In Stewart’s hometown of Farmington, a voter explained how a failed U.S. healthcare system was leading to the loss of her property and ongoing immense personal strain for the whole family. She stated, with understandable emotion:

Medical debt collectors are forcing us to sell our property this Friday. We can’t switch doctors because any kind of past balance due shows up. Our $200 bill meant no one will see us. We are forced to pay cash for everything. On Facebook, when we try to raise our situation, Stewart will only respond to those who agree with him.

It is going to take all of us—former Trump supporters and desperate Utah families of all political persuasions facing bankruptcy due to medical bills—to get urgent laws passed. We need legislation to help, not further hurt, our neighbors in whichever ZIP Code of CD2 we call home.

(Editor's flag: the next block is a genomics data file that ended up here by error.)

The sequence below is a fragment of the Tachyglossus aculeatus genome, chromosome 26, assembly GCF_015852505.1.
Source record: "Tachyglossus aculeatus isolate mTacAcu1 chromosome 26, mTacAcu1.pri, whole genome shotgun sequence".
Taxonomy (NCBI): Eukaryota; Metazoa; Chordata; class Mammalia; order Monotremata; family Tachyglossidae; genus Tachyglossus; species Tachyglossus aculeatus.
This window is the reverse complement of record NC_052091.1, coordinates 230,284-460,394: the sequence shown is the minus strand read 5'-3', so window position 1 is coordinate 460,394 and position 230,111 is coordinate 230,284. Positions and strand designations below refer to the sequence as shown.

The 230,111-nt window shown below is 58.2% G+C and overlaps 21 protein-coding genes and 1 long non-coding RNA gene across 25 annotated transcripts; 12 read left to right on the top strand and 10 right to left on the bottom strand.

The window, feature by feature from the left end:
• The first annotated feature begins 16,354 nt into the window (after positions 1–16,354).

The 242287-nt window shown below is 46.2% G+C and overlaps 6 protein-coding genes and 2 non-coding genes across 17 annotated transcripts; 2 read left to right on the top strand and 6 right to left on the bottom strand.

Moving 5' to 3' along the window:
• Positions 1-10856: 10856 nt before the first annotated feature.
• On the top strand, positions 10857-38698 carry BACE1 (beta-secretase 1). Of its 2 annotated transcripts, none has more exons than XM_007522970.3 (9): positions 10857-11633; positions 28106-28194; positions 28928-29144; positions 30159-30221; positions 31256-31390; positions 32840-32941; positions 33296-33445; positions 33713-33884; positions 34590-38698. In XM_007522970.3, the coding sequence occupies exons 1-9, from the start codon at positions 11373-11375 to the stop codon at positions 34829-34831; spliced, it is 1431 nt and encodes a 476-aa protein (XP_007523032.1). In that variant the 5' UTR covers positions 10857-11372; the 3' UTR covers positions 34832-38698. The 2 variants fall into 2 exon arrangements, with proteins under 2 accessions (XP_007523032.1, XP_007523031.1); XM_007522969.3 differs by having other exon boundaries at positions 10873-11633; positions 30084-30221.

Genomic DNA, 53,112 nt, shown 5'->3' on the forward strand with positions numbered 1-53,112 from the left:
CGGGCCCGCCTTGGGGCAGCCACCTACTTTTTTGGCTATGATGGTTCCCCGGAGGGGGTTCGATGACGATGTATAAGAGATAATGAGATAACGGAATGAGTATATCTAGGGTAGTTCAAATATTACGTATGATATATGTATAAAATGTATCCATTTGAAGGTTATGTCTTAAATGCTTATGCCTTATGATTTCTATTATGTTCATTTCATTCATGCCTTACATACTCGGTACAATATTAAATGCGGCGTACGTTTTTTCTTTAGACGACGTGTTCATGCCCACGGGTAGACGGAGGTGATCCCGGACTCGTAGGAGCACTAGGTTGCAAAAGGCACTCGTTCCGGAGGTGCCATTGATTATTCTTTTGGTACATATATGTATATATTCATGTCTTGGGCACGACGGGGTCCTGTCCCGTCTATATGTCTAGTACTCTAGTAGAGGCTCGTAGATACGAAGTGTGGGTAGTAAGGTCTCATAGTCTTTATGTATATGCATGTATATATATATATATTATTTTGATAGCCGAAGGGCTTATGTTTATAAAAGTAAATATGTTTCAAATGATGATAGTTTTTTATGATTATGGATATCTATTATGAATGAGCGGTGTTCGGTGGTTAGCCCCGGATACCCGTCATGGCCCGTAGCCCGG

Thank you for your support. Thank you for voting. Thank you for voting early.

Kael Weston
kael@westonforcongress.com

Upcoming Events

Please join us for masked and socially distanced in-person events and for online events. You can always find the latest events on the campaign website.

Tuesday, October 13
Ballots Mailed throughout Utah

Ballots will be mailed to you by your county clerk.

Wednesday, October 14, 7:00PM
Young Voter Q&A with Ben McAdams & Kael Weston

Register for this online event.

Monday, October 19, 6:00PM
CD2 Debate, Utah Debate Commission

To watch on television or online, see UDC schedule.

Wednesday, October 21, 7:00 – 9:00PM
Forum with Kael Weston, hosted by Dixie State University Institute of Politics & St George Area Chamber of Commerce

In person at the Dolores Doré Eccles Fine Arts Center, 255 South 700 East, St George, Utah 84770.